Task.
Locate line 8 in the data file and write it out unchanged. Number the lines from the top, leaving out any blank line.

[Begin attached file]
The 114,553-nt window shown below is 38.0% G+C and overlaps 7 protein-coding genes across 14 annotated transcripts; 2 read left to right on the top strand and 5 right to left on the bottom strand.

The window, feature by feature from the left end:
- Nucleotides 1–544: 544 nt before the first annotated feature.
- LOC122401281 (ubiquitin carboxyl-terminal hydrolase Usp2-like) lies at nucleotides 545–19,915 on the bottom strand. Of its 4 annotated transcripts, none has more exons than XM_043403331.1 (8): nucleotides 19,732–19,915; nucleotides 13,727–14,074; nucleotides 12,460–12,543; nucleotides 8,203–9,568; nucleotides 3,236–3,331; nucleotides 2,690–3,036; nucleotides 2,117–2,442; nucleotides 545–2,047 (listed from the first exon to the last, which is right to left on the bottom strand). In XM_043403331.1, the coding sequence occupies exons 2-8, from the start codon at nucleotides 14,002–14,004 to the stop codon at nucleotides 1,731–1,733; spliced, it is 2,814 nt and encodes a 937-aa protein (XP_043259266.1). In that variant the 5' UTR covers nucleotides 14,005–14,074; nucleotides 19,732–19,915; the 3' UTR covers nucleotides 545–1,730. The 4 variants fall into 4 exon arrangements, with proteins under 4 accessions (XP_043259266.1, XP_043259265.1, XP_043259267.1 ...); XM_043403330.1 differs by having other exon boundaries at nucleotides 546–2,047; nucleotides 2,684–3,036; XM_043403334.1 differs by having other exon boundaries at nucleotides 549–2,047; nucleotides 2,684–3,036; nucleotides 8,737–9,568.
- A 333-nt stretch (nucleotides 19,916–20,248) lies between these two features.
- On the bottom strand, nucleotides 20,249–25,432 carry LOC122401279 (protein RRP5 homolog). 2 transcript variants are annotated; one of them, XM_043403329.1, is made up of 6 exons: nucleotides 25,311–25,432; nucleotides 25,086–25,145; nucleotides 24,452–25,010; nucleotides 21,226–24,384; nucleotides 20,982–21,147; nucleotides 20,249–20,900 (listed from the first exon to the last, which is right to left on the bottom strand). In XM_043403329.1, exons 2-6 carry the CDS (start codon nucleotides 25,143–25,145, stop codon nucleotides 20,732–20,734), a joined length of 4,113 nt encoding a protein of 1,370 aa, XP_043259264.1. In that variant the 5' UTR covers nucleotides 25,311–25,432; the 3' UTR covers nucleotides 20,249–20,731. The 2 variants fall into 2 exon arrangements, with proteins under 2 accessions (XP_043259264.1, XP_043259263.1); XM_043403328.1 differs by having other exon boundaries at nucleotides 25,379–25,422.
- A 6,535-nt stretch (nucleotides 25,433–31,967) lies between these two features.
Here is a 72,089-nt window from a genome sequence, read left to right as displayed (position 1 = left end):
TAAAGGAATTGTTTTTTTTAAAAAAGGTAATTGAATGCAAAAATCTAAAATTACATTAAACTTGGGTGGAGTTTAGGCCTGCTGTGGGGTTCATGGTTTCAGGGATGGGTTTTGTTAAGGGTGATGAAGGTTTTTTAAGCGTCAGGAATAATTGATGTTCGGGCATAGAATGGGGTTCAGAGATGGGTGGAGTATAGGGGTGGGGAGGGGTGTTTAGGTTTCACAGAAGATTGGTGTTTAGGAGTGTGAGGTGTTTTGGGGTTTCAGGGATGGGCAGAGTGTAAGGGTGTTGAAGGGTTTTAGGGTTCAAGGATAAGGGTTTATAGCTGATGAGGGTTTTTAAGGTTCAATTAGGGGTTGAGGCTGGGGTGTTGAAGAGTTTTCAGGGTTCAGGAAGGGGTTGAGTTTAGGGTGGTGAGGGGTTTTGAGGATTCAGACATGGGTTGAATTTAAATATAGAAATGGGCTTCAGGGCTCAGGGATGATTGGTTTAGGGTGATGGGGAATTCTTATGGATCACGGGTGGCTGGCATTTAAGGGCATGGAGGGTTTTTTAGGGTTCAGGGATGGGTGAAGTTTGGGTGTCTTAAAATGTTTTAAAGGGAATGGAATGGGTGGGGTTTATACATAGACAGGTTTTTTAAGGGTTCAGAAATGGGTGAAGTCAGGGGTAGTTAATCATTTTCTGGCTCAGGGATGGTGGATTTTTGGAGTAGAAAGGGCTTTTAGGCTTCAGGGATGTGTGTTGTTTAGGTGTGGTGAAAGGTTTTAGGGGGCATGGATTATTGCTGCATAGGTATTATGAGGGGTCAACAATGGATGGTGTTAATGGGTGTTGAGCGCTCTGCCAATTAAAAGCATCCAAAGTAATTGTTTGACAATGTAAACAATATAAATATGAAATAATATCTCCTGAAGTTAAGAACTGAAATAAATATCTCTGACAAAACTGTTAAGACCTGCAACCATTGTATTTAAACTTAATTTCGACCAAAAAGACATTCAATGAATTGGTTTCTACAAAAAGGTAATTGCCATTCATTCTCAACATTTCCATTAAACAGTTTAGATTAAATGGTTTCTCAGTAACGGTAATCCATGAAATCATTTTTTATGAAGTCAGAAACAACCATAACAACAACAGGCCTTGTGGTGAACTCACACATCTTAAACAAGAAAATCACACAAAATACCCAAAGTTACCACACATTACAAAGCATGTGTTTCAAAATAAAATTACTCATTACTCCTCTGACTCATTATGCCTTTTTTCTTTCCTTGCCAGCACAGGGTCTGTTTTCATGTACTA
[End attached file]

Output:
Here is a 72,089-nt window from a genome sequence, read left to right as displayed (position 1 = left end):